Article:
What is the total figure of those who died so savagely that night and in the days that followed? There can be no definitive answer as entire families and communities perished and countless unnamed victims were hastily buried in mass graves or cremated on huge pyres. Corpses were taken in Indian Army vehicles and dumped in forests or rivers or transported to other places for mass burial. It is possible, however, to make an estimate based on anecdotal evidence and data of hospital records and the funeral shrouds sold in the days following the disaster.
Such evidence tears to shreds Union Carbide’s initial claim of 3800 deaths, which is based on the Madhya Pradesh government’s estimate. For the various advocacy groups involved, a conservative estimate puts the death toll at 8000 people, but the figure could well be closer to 20,000. This informs the ongoing fight for justice by organisations like the Bhopal Gas Peedit Mahila Stationery Karmachari Sangh, Bhopal Gas Peedit Mahila Purush Sangharsh Morcha, Bhopal Group for Information and Action, Bhopal Gas Peedit Nirashrit Pensionbhogi Sangharsh Morcha and Children Against Dow-Carbide.
These groups refer to the testimony of municipal worker Mohammed Karim who lifted dead bodies on 3 December and for the next few days. Karim, who used to drive a waste disposal truck that was also used to pick up unclaimed bodies from the mortuary, states that during that time, thousands of bodies were picked up. In each grave at least three or four bodies were placed together. Many were burnt unidentified.
This task was carried out over the next few days. “We would fit 120 bodies in one truck and this we would fill and empty five times a day. There were eight trucks on duty.” This would translate into 4800 bodies a day.
“At least 15,000-20,000 people died in those first few days. What they said in the papers was absolutely wrong. What could I have done? I was a government servant…” Karim added, “Those who have survived are like the living dead.” His lungs were affected and he also suffers from vertigo.
The term ‘living dead’ is illustrative of another serious miscarriage of justice. The way in which the death toll and injury figures that formed the basis for the oft-criticised 1989 settlement did not factor in people who continued to die in Bhopal because of negative health effects related to that night. As cited by the International Campaign for Justice in Bhopal (ICJB), according to the 1998 annual report of the Centre for Rehabilitation Studies (part of the Madhya Pradesh government’s Bhopal Gas Tragedy Relief and Rehabilitation Department), “the mortality rate among the exposed community in 1997 was 6.70/1000, whereas in the unexposed community it was 5.37/1000, producing a figure of 665 deaths above the mortality rate in the exposed community – or approximately 50 gas related deaths per month.”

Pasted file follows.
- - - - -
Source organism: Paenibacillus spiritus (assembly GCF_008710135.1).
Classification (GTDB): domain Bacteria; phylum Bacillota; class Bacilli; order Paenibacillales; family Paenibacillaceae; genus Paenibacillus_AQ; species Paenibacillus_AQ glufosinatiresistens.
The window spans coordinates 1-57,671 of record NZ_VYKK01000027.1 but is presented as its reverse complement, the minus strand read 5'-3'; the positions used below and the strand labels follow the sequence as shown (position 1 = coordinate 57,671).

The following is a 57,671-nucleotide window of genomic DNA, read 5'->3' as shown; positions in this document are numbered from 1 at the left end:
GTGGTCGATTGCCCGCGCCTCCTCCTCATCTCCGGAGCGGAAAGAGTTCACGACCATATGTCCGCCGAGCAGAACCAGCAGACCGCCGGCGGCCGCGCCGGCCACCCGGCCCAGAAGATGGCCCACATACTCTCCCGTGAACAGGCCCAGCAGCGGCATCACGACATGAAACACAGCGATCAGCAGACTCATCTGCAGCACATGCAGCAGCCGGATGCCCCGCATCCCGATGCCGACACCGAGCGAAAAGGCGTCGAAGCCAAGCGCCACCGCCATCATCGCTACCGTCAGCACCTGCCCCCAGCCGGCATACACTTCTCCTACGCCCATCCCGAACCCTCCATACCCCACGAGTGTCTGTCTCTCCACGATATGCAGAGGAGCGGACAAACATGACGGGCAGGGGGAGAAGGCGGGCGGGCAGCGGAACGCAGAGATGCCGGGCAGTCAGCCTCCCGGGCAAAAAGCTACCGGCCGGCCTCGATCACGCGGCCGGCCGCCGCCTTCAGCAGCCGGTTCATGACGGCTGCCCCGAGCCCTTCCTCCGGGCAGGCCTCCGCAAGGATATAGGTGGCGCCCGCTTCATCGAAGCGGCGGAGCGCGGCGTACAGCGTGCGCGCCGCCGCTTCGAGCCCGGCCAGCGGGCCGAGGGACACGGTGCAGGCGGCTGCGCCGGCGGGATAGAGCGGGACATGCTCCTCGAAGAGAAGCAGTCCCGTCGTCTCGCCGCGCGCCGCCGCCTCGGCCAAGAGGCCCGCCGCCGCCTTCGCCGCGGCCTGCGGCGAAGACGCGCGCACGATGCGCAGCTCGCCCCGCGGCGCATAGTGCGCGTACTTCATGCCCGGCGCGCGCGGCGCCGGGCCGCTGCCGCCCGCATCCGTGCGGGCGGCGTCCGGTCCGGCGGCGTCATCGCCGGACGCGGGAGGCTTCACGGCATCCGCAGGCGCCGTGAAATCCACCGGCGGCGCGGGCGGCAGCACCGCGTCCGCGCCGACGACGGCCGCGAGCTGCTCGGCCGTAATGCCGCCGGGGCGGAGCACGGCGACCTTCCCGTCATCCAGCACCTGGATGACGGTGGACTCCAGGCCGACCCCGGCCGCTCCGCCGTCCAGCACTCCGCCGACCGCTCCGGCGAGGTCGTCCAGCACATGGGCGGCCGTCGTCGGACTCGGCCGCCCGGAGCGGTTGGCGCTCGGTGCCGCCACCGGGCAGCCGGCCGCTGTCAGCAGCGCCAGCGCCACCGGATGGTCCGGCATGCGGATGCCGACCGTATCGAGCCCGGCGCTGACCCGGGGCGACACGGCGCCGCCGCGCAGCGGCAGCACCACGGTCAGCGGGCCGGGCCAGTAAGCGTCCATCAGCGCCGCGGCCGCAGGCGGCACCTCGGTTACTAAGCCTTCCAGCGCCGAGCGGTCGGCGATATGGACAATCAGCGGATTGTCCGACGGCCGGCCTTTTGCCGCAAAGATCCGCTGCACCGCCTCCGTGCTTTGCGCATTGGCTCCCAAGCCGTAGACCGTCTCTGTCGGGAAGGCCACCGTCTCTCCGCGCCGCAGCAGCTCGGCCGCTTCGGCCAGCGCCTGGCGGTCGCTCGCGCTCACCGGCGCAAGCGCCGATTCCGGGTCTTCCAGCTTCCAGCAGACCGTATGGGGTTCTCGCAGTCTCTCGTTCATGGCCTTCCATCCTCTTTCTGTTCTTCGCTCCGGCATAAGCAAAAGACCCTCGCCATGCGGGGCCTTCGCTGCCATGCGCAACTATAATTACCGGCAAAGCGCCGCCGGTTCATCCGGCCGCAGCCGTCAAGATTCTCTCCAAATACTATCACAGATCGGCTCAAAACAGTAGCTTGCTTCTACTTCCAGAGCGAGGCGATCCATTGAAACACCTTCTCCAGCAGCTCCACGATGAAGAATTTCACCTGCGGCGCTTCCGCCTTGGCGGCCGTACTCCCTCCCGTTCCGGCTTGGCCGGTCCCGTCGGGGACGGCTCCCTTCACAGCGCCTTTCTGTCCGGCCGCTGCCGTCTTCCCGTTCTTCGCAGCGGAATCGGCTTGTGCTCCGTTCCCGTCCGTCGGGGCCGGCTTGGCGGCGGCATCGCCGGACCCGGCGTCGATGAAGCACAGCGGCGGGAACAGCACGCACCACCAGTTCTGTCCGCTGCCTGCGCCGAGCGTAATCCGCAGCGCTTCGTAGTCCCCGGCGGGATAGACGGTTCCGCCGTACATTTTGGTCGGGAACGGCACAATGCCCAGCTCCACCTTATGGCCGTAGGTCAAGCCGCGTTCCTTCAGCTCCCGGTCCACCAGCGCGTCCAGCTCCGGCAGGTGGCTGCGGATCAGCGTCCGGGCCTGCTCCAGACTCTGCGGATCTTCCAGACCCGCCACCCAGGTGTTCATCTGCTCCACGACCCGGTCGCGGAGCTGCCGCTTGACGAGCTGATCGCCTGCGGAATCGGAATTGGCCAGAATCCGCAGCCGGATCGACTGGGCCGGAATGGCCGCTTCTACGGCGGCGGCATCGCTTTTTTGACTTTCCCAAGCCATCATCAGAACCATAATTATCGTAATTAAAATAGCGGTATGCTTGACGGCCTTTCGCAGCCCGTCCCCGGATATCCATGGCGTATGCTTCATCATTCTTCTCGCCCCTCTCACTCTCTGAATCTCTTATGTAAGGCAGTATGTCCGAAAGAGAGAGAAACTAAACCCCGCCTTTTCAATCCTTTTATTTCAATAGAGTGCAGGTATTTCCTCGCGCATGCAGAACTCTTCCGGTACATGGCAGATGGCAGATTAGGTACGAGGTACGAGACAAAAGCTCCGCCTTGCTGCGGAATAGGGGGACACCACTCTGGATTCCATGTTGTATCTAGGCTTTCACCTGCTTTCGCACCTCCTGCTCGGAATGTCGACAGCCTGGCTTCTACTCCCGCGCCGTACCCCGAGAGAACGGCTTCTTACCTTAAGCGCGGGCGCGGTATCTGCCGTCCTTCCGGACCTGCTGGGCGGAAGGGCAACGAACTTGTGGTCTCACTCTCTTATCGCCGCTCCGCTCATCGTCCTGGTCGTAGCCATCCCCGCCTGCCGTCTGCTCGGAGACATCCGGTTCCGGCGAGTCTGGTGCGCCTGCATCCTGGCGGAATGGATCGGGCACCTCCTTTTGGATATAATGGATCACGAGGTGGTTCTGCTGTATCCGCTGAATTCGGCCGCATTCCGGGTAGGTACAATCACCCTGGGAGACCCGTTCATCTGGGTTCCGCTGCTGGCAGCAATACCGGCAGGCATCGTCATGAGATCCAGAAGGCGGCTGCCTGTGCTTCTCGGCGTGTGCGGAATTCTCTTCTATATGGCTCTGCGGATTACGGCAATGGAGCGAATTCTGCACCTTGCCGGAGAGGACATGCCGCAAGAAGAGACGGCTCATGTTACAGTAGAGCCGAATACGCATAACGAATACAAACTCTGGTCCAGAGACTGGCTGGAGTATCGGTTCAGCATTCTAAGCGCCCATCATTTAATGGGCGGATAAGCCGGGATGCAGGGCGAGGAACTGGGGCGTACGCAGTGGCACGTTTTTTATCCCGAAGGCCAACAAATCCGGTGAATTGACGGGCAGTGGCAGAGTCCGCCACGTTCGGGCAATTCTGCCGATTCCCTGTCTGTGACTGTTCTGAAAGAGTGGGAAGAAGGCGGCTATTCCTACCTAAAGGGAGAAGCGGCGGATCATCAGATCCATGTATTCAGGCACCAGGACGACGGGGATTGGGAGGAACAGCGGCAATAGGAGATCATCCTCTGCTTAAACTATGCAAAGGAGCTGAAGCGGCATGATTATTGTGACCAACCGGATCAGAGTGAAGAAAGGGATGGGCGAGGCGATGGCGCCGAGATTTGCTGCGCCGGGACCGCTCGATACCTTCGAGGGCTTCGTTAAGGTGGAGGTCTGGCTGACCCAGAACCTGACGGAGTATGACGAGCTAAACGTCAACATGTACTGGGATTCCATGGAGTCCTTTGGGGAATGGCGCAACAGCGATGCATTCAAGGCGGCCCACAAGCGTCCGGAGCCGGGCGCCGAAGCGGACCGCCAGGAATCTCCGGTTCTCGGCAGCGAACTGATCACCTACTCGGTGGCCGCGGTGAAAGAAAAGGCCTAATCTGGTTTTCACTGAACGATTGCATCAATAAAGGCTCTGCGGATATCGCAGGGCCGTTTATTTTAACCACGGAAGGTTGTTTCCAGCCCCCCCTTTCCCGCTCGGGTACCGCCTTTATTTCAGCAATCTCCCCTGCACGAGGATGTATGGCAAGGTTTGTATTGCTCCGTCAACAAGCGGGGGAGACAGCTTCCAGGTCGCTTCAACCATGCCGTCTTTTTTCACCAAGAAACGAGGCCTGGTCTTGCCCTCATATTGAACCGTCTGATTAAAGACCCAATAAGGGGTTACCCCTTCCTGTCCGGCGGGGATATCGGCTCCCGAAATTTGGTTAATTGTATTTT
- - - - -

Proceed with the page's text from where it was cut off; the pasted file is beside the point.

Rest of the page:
The complex web related to the numbers of those affected by the gas disaster, the criminal responsibility of Union Carbide for ignoring safeguards and cutting corners in its factory leading to a case against Anderson and the company, and the issue of civil compensation needed to be thrashed out over the years following the disaster. But here the Indian government played a less than honourable role. In March 1985, through the passage of the Bhopal Gas Leak Disaster (Processing of Claims) Act, it arrogated itself as the sole power to represent the victims in the civil litigation against Union Carbide, thereby effectively debarring survivors from bringing cases against the multinational.
Union Carbide, for its part, contested the legitimacy of the courts before which it was required to appear and threatened to summon survivors on an individual basis instead of allowing for a class action suit. In 1989, without consulting the survivors, the Indian government arrived at a settlement with Union Carbide that would provide compensation of just INR 1 lakh for every death and INR 25,000 for lifelong injury. There were also problems with the unscientific classification of injuries with a large majority being placed in the temporary injury category.